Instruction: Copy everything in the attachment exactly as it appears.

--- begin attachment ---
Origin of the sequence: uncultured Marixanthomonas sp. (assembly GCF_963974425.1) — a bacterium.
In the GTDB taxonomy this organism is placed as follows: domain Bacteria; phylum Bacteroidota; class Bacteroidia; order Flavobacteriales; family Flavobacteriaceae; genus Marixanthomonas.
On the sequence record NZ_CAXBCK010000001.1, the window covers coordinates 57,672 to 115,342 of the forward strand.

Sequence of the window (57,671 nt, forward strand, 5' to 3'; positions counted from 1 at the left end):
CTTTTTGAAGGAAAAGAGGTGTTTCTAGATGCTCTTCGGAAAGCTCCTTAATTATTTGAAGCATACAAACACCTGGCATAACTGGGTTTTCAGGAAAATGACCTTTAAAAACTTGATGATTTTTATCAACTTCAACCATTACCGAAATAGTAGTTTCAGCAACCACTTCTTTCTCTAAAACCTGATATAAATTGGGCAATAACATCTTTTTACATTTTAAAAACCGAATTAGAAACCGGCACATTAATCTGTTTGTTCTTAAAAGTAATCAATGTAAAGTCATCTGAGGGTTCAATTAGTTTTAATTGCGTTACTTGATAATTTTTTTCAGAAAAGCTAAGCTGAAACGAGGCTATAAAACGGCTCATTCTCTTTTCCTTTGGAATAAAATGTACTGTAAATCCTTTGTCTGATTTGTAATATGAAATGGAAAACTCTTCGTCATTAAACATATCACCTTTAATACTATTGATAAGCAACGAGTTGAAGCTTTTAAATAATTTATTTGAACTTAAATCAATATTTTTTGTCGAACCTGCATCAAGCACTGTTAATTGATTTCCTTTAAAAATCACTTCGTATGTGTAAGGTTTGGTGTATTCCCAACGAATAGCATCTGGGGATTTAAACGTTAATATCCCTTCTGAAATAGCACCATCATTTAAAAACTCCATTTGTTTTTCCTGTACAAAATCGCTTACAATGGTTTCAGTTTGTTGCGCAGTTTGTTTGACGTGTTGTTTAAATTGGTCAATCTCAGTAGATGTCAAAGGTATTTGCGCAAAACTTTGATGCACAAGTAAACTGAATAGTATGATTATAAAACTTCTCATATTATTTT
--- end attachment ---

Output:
Origin of the sequence: uncultured Marixanthomonas sp. (assembly GCF_963974425.1) — a bacterium.
In the GTDB taxonomy this organism is placed as follows: domain Bacteria; phylum Bacteroidota; class Bacteroidia; order Flavobacteriales; family Flavobacteriaceae; genus Marixanthomonas.
On the sequence record NZ_CAXBCK010000001.1, the window covers coordinates 57,672 to 115,342 of the forward strand.

Sequence of the window (57,671 nt, forward strand, 5' to 3'; positions counted from 1 at the left end):
CTTTTTGAAGGAAAAGAGGTGTTTCTAGATGCTCTTCGGAAAGCTCCTTAATTATTTGAAGCATACAAACACCTGGCATAACTGGGTTTTCAGGAAAATGACCTTTAAAAACTTGATGATTTTTATCAACTTCAACCATTACCGAAATAGTAGTTTCAGCAACCACTTCTTTCTCTAAAACCTGATATAAATTGGGCAATAACATCTTTTTACATTTTAAAAACCGAATTAGAAACCGGCACATTAATCTGTTTGTTCTTAAAAGTAATCAATGTAAAGTCATCTGAGGGTTCAATTAGTTTTAATTGCGTTACTTGATAATTTTTTTCAGAAAAGCTAAGCTGAAACGAGGCTATAAAACGGCTCATTCTCTTTTCCTTTGGAATAAAATGTACTGTAAATCCTTTGTCTGATTTGTAATATGAAATGGAAAACTCTTCGTCATTAAACATATCACCTTTAATACTATTGATAAGCAACGAGTTGAAGCTTTTAAATAATTTATTTGAACTTAAATCAATATTTTTTGTCGAACCTGCATCAAGCACTGTTAATTGATTTCCTTTAAAAATCACTTCGTATGTGTAAGGTTTGGTGTATTCCCAACGAATAGCATCTGGGGATTTAAACGTTAATATCCCTTCTGAAATAGCACCATCATTTAAAAACTCCATTTGTTTTTCCTGTACAAAATCGCTTACAATGGTTTCAGTTTGTTGCGCAGTTTGTTTGACGTGTTGTTTAAATTGGTCAATCTCAGTAGATGTCAAAGGTATTTGCGCAAAACTTTGATGCACAAGTAAACTGAATAGTATGATTATAAAACTTCTCATATTATTTT